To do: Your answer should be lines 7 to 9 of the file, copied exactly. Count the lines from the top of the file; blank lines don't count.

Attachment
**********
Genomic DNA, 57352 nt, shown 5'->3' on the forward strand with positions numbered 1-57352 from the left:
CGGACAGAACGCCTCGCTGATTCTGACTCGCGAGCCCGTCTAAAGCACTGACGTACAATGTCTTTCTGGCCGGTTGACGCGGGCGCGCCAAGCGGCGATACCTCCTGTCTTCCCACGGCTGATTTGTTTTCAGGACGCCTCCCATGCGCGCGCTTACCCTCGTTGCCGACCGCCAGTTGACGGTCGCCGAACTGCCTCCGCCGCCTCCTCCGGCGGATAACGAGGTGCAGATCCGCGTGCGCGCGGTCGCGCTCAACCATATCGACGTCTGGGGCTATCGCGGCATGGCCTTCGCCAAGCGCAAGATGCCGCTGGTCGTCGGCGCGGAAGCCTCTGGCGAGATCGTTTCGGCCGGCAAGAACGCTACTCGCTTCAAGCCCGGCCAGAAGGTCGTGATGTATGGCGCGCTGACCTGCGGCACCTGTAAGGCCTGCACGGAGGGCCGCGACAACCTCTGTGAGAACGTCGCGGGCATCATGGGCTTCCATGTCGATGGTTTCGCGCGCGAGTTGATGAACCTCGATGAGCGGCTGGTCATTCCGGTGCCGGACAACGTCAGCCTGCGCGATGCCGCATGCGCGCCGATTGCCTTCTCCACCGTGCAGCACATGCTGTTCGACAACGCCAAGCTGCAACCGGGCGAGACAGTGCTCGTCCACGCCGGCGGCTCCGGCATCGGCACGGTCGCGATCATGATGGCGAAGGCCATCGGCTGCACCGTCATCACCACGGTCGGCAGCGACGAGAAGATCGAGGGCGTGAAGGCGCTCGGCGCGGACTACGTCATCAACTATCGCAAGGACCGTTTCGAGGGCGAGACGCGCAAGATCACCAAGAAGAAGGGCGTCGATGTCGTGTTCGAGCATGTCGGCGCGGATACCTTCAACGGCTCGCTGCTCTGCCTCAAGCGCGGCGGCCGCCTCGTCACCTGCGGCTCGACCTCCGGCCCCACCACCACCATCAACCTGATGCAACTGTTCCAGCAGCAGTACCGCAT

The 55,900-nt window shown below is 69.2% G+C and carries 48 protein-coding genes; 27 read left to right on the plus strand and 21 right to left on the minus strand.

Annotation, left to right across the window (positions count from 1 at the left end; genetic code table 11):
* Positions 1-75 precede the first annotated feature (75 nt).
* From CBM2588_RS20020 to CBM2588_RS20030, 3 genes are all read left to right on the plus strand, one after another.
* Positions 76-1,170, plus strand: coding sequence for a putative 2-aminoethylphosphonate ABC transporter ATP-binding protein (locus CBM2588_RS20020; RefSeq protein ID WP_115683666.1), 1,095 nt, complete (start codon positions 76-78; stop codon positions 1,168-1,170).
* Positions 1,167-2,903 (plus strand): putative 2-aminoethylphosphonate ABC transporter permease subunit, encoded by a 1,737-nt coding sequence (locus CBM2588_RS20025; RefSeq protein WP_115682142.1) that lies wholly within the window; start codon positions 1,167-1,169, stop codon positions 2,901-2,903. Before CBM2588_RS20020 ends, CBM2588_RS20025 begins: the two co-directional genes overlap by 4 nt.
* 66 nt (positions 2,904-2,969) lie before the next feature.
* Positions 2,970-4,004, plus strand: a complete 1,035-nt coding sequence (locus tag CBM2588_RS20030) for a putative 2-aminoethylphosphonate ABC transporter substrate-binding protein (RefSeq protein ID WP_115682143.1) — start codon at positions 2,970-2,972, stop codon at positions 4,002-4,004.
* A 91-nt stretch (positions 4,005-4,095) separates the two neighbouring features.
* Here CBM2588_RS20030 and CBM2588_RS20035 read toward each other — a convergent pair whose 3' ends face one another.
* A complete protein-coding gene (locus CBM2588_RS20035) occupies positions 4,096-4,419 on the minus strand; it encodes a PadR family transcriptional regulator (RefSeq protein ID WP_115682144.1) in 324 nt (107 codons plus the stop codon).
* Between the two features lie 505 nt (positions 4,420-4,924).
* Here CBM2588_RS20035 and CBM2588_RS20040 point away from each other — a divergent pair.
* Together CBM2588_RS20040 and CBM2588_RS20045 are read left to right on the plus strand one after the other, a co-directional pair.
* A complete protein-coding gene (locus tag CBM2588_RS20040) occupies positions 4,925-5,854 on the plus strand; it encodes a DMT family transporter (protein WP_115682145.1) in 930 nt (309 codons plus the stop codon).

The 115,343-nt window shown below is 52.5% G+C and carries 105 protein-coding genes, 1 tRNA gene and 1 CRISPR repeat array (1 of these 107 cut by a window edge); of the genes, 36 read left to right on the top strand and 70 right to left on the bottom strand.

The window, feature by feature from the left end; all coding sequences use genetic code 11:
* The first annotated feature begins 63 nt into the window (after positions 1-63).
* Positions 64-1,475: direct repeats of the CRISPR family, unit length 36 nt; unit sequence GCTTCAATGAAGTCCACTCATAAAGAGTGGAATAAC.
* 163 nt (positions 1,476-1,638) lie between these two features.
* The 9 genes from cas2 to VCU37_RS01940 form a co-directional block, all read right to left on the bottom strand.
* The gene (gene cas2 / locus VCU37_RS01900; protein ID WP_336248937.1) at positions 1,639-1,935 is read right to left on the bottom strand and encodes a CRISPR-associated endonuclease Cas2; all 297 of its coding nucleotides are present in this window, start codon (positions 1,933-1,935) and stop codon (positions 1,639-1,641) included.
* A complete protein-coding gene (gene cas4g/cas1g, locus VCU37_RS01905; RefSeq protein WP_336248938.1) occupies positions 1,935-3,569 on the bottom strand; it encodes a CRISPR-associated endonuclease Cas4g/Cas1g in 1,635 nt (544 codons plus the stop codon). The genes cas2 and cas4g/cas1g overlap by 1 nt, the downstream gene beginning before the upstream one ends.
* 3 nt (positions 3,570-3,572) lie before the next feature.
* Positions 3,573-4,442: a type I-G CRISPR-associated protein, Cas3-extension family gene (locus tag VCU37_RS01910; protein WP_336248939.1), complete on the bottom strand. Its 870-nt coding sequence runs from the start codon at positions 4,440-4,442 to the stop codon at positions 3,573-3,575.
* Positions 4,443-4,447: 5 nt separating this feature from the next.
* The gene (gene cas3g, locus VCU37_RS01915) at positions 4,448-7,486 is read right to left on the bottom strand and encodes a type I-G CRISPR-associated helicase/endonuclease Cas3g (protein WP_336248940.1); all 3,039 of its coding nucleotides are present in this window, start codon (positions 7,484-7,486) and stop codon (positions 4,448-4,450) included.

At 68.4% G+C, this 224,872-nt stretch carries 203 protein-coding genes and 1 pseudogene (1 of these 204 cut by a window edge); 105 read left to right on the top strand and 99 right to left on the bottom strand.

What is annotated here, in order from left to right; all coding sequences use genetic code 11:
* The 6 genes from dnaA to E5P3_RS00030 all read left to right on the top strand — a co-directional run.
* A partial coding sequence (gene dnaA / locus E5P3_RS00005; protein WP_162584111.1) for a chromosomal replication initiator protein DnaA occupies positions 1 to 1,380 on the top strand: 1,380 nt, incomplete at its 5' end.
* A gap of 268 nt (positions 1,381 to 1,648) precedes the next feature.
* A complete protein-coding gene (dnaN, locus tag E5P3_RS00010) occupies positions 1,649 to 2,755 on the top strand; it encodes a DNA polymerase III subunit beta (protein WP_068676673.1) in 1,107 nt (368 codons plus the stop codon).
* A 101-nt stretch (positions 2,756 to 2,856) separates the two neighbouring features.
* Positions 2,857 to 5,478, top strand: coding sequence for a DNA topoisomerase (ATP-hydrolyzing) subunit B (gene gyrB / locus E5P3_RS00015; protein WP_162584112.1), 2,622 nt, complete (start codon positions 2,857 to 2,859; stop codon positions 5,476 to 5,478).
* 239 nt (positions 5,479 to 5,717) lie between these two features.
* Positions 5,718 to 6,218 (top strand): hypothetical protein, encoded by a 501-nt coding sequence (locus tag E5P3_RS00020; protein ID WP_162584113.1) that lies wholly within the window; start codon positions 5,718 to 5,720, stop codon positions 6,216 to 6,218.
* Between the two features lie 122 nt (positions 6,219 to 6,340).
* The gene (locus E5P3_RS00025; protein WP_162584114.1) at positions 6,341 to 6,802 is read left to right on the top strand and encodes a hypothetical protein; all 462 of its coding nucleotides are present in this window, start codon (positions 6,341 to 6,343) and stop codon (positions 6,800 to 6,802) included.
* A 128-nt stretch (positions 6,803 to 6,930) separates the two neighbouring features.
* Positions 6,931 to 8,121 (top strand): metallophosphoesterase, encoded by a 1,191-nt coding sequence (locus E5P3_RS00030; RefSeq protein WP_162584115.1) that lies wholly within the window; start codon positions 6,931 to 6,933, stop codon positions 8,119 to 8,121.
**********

* Positions 76-1,170, plus strand: coding sequence for a putative 2-aminoethylphosphonate ABC transporter ATP-binding protein (locus CBM2588_RS20020; RefSeq protein ID WP_115683666.1), 1,095 nt, complete (start codon positions 76-78; stop codon positions 1,168-1,170).
* Positions 1,167-2,903 (plus strand): putative 2-aminoethylphosphonate ABC transporter permease subunit, encoded by a 1,737-nt coding sequence (locus CBM2588_RS20025; RefSeq protein WP_115682142.1) that lies wholly within the window; start codon positions 1,167-1,169, stop codon positions 2,901-2,903. Before CBM2588_RS20020 ends, CBM2588_RS20025 begins: the two co-directional genes overlap by 4 nt.
* 66 nt (positions 2,904-2,969) lie before the next feature.